The dangers of buying medication over the internet
Why should you listen to me?
My name is Bond, Dr. James Bond, I am a health and fitness expert and a Sheffield Star fitness columnist. I have also been featured in the Daily Mail. I work with people who want to improve their quality of life- particularly those who want to lose weight. What makes my service different is that I am the only personal fitness trainer in the North of England who is a qualified medical doctor. Therefore I can take on the general public and super high risk cases that other fitness professionals will not dare like this lady the case of Deborah Fox.
The dangers of weight loss medication (or any medication for that matter) bought over the internet
I was very saddened to see this story of this lady who died by taking unlicensed weight loss medication.
Speaking as a former doctor I would say that it is just as dangerous as putting a loaded gun to your head.
Consider this. Many people have told me why it go and see a doctor when they can put their symptoms into a computer diagnose themselves and buy the appropriate medication off the Internet?
This is my argument.
Identical signs and symptoms
Many unrelated medical conditions can have the same signs and symptoms. My favorite is the heart attack. It can present as indigestion. The treatment of both conditions is very different and any failure to get the correct diagnosis can be fatal.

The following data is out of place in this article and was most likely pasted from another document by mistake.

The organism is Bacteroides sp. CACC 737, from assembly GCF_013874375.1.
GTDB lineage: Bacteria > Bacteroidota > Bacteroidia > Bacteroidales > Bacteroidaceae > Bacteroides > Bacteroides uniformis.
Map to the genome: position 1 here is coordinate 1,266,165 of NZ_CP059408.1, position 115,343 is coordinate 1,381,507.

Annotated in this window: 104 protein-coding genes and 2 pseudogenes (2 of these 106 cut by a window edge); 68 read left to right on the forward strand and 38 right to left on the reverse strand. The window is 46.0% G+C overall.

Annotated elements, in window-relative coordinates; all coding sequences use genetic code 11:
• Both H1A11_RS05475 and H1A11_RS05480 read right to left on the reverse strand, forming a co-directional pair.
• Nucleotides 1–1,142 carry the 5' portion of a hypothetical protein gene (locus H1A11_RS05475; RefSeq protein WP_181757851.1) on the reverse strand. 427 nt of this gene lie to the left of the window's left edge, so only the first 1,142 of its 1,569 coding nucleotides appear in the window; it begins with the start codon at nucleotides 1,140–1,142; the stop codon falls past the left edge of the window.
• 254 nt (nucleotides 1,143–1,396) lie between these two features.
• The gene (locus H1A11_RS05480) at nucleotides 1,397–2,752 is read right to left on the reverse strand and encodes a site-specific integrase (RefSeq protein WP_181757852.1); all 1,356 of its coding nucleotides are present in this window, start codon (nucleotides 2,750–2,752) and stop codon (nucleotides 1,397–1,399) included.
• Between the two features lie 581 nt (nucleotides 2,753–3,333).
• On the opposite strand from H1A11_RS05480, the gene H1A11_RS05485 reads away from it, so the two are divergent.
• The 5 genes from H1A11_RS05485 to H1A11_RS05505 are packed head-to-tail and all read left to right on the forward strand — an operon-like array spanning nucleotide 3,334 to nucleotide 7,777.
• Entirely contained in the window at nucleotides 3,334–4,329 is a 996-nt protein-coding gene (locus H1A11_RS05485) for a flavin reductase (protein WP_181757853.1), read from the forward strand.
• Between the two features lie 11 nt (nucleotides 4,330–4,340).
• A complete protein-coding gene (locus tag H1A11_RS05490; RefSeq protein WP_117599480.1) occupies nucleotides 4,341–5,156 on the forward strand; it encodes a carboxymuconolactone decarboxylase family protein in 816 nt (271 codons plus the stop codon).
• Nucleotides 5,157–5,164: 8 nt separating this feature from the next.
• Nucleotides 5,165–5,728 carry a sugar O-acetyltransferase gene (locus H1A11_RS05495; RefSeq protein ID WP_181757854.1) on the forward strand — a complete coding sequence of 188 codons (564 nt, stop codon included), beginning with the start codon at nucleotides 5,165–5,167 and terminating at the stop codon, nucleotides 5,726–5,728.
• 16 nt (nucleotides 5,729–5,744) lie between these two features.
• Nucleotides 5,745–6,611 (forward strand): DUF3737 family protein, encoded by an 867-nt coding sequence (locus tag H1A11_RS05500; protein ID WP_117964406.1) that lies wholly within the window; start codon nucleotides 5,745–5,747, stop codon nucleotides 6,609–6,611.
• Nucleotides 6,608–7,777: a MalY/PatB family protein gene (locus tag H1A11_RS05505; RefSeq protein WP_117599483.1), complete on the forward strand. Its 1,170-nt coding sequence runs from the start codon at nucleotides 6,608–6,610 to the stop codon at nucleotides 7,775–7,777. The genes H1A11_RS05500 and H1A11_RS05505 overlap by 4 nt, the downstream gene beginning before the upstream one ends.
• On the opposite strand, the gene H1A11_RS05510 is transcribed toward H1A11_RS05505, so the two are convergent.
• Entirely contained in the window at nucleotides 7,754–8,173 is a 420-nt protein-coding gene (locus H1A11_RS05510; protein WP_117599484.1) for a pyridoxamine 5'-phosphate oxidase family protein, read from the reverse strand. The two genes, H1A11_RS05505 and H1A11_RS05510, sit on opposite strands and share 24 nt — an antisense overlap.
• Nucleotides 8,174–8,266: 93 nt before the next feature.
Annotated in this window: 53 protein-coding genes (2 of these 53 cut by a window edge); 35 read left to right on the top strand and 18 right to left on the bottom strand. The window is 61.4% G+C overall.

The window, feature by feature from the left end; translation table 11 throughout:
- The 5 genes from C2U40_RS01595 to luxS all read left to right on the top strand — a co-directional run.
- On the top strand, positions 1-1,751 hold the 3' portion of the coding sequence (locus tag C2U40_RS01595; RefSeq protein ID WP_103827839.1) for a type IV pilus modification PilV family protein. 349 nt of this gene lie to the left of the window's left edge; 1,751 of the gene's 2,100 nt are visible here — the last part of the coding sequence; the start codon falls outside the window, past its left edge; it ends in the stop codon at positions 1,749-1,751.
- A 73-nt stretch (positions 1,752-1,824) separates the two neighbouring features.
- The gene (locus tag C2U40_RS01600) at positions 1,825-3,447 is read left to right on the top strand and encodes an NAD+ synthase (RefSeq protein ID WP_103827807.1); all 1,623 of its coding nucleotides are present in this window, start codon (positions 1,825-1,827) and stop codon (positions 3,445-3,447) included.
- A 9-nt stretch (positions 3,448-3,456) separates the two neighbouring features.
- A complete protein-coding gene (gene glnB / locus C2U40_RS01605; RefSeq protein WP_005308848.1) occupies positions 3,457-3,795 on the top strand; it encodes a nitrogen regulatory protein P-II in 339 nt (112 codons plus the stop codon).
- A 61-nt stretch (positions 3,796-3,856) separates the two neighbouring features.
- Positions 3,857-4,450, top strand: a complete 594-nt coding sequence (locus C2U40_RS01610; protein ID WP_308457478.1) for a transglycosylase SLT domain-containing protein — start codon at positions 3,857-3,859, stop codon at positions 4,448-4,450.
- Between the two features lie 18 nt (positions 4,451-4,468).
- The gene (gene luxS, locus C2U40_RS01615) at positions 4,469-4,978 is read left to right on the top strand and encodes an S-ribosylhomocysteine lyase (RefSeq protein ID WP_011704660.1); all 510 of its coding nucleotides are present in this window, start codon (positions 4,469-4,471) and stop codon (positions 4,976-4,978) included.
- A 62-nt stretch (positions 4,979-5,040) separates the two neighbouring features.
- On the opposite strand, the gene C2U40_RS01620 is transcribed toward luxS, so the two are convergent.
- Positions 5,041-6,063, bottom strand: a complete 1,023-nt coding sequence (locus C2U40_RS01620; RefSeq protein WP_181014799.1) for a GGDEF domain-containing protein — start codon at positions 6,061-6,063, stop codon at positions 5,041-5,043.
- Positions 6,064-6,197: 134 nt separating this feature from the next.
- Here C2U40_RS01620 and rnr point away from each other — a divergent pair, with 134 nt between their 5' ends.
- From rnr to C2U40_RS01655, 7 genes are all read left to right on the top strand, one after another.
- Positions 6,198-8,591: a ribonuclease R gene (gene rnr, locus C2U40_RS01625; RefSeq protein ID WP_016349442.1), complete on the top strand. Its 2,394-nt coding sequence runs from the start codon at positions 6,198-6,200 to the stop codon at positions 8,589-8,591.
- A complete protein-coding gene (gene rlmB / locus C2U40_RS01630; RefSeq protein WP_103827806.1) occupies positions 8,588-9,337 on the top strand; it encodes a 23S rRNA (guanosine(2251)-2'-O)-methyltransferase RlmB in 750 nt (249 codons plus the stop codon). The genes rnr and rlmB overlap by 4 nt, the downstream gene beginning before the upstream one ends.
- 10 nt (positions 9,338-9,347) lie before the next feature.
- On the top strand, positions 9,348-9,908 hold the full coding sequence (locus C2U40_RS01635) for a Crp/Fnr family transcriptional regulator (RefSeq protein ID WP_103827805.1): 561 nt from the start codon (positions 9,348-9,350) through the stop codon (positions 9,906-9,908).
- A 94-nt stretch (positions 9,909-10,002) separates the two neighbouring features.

Pain in the hip can be caused by a problem in the knee and vice versa. Ear problems can present as a problems with your teeth.
Only a skilled doctor can tell.
This lady like many who has bought medication online is a layman.
A doctor undergoes five years of rigorous undergraduate medical education. During that time of the student the doctor in training is exposed to thousands of patients with a wide variety of conditions.
The student doctor most pass some tough exams in order to qualify. After that the doctor undergoes a internship for two years under close supervision.
Lets assume the doctor wants tobecome a family doctor (for our friends in the United Kingdom) a general practitioner. The doctor must undergo a Vocational Training Scheme around 3 -5 years in length and again pass some exams.
Assessment of the patient
On seeing to a patient the doctor will take a full history, examine the patient and if need be perform some investigations.
If appropriate the doctor will prescribe medication. The doctor will only prescribe medication that has undergone rigorous testing for safety efficacy toxicity effectiveness and cost. That medication must be approved by the Committee of Safety of Medicines
The doctor will prescribe a drug will according to the dosage and frequency as put in the British National formulary or MIMS- a similar resource for family physicians in the UK. Both contain all the necessary guidelines for doctor
Enter the pharmacist
The prescription is then taken to a pharmacy. It will be dispensed by a states registered pharmacist who has undergone four years undergraduate training and a one year internship. The undergraduate training of a pharmacist is equally rigorous and thorough as a doctor. If there is any problem with drug interaction the pharmacist can liaise with the doctor and make any changes.
The pharmacist will only dispense medication from a safe pure source which has been licensed by the government.
The doctor can call the patient back for a review if need be or refer to a more specialist colleague
Bypassing all those safety checks
If you buy any medication of any description over the internet you are bypassing all those steps and you are dicing with death- literally